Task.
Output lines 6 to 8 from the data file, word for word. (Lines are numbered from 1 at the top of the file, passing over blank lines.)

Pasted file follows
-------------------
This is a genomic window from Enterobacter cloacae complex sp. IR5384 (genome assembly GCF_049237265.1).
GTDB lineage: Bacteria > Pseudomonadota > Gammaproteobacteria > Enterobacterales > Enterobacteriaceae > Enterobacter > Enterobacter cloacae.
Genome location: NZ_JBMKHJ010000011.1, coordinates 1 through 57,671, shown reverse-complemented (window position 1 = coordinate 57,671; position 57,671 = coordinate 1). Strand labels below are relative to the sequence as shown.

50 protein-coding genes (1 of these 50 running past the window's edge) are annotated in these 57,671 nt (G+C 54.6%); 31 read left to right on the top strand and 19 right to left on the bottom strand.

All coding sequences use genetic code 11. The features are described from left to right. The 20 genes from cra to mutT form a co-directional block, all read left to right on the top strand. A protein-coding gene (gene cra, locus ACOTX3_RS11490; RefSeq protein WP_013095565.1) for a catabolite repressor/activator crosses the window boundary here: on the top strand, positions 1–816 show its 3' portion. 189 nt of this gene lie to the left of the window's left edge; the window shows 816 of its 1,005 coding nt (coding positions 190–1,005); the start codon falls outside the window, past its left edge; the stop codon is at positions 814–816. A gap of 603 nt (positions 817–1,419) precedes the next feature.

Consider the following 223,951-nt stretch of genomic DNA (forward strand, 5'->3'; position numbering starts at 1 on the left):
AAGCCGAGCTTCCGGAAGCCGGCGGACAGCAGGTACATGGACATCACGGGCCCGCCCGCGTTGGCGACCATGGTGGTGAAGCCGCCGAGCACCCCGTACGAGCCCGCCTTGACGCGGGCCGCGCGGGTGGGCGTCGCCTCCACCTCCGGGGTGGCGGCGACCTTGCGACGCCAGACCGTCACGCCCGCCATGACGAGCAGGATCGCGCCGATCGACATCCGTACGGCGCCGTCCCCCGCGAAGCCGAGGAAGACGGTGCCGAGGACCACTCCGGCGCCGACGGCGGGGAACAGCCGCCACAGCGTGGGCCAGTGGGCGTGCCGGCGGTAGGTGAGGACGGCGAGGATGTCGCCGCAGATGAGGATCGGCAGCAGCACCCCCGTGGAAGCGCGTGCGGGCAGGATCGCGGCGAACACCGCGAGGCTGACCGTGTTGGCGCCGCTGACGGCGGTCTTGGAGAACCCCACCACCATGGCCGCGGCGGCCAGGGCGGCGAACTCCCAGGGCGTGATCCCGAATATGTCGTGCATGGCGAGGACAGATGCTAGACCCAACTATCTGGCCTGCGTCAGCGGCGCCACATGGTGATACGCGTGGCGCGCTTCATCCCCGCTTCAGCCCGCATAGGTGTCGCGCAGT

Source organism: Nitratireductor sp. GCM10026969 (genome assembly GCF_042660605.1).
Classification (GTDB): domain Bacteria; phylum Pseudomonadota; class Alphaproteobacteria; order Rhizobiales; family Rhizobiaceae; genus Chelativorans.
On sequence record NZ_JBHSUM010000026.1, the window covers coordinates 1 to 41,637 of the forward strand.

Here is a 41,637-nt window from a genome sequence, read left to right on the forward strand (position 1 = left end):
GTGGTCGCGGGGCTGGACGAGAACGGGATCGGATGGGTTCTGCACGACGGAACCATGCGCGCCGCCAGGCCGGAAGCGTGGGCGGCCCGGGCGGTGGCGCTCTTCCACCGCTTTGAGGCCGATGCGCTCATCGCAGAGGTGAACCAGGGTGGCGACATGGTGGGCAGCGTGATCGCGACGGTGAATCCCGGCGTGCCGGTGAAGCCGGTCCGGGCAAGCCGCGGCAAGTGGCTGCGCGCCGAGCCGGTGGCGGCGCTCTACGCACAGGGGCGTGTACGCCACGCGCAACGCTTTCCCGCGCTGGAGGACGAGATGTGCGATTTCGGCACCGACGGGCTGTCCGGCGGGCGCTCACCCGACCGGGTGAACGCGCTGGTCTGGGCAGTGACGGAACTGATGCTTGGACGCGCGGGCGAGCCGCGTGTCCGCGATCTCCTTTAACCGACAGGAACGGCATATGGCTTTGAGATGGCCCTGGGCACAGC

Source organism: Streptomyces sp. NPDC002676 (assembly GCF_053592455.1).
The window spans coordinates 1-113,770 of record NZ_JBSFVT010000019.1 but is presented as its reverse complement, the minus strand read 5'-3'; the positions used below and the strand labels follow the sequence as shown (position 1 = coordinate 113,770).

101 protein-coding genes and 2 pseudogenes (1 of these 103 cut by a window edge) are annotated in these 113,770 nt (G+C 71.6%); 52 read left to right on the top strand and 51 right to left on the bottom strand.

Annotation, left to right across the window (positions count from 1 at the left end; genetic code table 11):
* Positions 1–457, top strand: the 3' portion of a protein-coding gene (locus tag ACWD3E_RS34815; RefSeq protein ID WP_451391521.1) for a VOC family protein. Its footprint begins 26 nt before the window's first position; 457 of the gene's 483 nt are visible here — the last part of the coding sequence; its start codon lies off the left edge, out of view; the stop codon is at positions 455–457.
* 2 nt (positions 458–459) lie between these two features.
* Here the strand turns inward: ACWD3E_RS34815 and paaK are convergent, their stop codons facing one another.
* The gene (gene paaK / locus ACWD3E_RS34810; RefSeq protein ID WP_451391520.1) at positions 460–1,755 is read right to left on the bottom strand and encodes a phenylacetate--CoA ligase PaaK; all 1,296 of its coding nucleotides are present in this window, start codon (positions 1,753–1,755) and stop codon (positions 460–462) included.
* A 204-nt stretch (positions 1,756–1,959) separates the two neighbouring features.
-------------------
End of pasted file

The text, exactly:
Consider the following 223,951-nt stretch of genomic DNA (forward strand, 5'->3'; position numbering starts at 1 on the left):
AAGCCGAGCTTCCGGAAGCCGGCGGACAGCAGGTACATGGACATCACGGGCCCGCCCGCGTTGGCGACCATGGTGGTGAAGCCGCCGAGCACCCCGTACGAGCCCGCCTTGACGCGGGCCGCGCGGGTGGGCGTCGCCTCCACCTCCGGGGTGGCGGCGACCTTGCGACGCCAGACCGTCACGCCCGCCATGACGAGCAGGATCGCGCCGATCGACATCCGTACGGCGCCGTCCCCCGCGAAGCCGAGGAAGACGGTGCCGAGGACCACTCCGGCGCCGACGGCGGGGAACAGCCGCCACAGCGTGGGCCAGTGGGCGTGCCGGCGGTAGGTGAGGACGGCGAGGATGTCGCCGCAGATGAGGATCGGCAGCAGCACCCCCGTGGAAGCGCGTGCGGGCAGGATCGCGGCGAACACCGCGAGGCTGACCGTGTTGGCGCCGCTGACGGCGGTCTTGGAGAACCCCACCACCATGGCCGCGGCGGCCAGGGCGGCGAACTCCCAGGGCGTGATCCCGAATATGTCGTGCATGGCGAGGACAGATGCTAGACCCAACTATCTGGCCTGCGTCAGCGGCGCCACATGGTGATACGCGTGGCGCGCTTCATCCCCGCTTCAGCCCGCATAGGTGTCGCGCAGT

Source organism: Nitratireductor sp. GCM10026969 (genome assembly GCF_042660605.1).